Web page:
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If you're a resident of the Sunshine State, you may find yourself frequently sharing the road with drivers who don't seem to be in much of a hurry to make it to their final destinations. The interactions between sedate and harried drivers can occasionally result in inadvertent injury--and, as one Florida woman recently discovered, even intervening causes that make these injuries much worse may not be enough to relieve the responsible driver of full liability.
Read on to learn more about a recent decision of the Florida Supreme Court that may impact the extent of liability that can be assessed in personal injury and automotive accident cases, as well as how this decision can affect you as a driver.
What did the recent Supreme Court decision change?
In the case eventually known as Boozer v. Stalley, a scooter driver, Benjamin Hintz, was injured by a vehicle operated by Emily Boozer. After arriving at the hospital, Mr. Hintz was allegedly the victim of medical malpractice, which may have significantly worsened the injuries he sustained in the underlying accident.
Mr. Hintz subsequently sued Ms. Boozer and her auto insurer, alleging that her negligence had led to the accident. Eventually, a judgment of more than $11 million was awarded against Ms. Boozer; only about $1 million of this judgment was paid by her insurance company, and she was deemed personally responsible for the remainder.
Ms. Boozer subsequently filed a motion to intervene in Mr. Hintz's medical malpractice action, arguing that her own actions that resulted in the $11 million judgment were exacerbated by the alleged malpractice, and she should therefore be held responsible only for the injuries directly attributable to the accident.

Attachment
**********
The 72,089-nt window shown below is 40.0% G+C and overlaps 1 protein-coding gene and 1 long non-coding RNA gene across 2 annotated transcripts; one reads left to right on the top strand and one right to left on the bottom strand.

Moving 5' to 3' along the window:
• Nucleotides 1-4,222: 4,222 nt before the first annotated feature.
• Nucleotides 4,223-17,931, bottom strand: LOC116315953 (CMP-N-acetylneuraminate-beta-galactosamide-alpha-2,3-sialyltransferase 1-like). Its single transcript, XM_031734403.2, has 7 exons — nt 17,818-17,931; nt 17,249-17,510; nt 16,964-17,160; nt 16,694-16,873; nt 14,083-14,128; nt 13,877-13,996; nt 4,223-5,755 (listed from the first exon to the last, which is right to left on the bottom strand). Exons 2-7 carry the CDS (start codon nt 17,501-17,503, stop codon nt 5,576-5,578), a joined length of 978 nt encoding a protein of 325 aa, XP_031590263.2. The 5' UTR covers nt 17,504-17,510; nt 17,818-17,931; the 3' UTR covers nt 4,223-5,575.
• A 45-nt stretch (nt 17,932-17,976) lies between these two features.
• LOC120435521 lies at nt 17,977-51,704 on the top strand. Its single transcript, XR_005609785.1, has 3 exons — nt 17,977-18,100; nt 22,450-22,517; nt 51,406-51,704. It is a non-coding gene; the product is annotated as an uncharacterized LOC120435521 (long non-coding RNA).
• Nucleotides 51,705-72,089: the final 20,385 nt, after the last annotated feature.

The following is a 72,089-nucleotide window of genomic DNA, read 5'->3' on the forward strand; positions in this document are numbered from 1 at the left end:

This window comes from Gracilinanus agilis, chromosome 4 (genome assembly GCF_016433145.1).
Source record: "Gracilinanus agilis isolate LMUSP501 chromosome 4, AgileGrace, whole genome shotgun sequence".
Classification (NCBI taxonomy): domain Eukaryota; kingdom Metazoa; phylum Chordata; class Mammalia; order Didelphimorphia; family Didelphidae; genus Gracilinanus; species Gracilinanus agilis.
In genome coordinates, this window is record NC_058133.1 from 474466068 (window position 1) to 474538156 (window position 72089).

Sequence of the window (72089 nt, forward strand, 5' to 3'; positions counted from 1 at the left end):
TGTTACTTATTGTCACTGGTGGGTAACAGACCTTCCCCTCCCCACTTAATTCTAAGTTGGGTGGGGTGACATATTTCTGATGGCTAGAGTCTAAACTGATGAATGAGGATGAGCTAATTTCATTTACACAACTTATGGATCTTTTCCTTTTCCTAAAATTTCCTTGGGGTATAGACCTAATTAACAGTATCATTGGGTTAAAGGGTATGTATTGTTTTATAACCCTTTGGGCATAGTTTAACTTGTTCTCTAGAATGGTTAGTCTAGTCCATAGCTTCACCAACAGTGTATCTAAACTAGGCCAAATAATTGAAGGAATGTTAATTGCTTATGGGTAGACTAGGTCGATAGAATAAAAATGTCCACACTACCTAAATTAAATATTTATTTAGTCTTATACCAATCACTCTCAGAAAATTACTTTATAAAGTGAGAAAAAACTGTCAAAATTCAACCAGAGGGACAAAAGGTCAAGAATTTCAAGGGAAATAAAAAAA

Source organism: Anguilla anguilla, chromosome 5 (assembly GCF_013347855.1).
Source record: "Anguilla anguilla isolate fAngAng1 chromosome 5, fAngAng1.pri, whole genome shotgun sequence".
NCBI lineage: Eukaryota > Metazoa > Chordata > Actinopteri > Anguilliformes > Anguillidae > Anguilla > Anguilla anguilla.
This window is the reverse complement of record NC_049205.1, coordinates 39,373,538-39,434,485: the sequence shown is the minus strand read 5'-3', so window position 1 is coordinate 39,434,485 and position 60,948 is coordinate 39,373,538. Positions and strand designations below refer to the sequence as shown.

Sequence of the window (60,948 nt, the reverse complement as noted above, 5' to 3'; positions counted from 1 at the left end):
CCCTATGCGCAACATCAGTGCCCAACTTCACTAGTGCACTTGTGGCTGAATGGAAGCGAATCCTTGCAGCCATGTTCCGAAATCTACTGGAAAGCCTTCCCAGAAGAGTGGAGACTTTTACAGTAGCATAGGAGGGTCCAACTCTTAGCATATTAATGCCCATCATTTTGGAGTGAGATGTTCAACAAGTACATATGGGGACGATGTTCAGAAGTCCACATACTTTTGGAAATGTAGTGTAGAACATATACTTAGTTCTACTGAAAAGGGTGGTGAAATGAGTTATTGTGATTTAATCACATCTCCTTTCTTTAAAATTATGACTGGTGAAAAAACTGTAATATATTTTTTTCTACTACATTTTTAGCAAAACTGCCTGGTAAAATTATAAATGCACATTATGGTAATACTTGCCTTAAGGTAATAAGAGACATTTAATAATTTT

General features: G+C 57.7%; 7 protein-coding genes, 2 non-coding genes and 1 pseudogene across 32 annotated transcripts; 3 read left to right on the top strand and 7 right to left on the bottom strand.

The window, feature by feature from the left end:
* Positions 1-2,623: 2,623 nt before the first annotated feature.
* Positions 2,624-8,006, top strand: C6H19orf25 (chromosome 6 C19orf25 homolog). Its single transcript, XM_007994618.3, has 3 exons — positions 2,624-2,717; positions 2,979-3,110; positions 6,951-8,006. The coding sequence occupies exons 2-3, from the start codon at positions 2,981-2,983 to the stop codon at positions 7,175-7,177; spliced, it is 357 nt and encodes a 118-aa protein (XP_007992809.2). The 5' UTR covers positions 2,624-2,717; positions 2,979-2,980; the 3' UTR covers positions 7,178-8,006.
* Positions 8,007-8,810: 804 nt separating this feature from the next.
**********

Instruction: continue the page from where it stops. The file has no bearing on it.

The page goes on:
An intermediate court agreed, allowing Ms. Boozer to file a motion to intervene in the malpractice action between Mr. Hintz and his treating physician.
However, the Florida Supreme Court recently ruled, in a split decision, that Ms. Boozer did not have the right to intervene in the medical malpractice action and that any alleged malpractice that did occur would be insufficient to limit her liability for the accident. Were it not for the initial accident, the Supreme Court indicated, Mr. Hintz would not have been in a position to receive medical treatment; therefore, any malpractice that may have added to his injuries could have been avoided absent the initial car crash.
How will this decision impact Florida residents who are involved in an auto accident?
This decision indicates the state's highest court's policy to avoid essentially splitting liability to apportion it among multiple potential defendants. However, it's not clear that this will impact all auto accident cases. Medical malpractice is litigated under a different set of laws and rules than general personal injury, which can leave judges more reluctant to combine these different areas of law into one determination of liability.
In cases where an intervening action related to personal injury law comes into play--for example, when an injured pedestrian is struck by another driver after the initial accident--it may still be possible for liability to be apportioned among each individual driver. In other cases, the injuries may be entirely caused by an intervening person or driver. A minor fender bender can quickly turn serious when the disabled vehicle is struck by a speeding driver. If you were responsible only for a non-injury causing accident, you'll want to do all you can to avoid being held legally responsible for injuries that occurred later.
For this reason, among others, it's important to contact the police and have an official report generated as soon as an accident takes place, even if it seems very minor and no injuries are immediately apparent. For more information, reach out to accident attorneys at firms like James Munafo & Associates PC.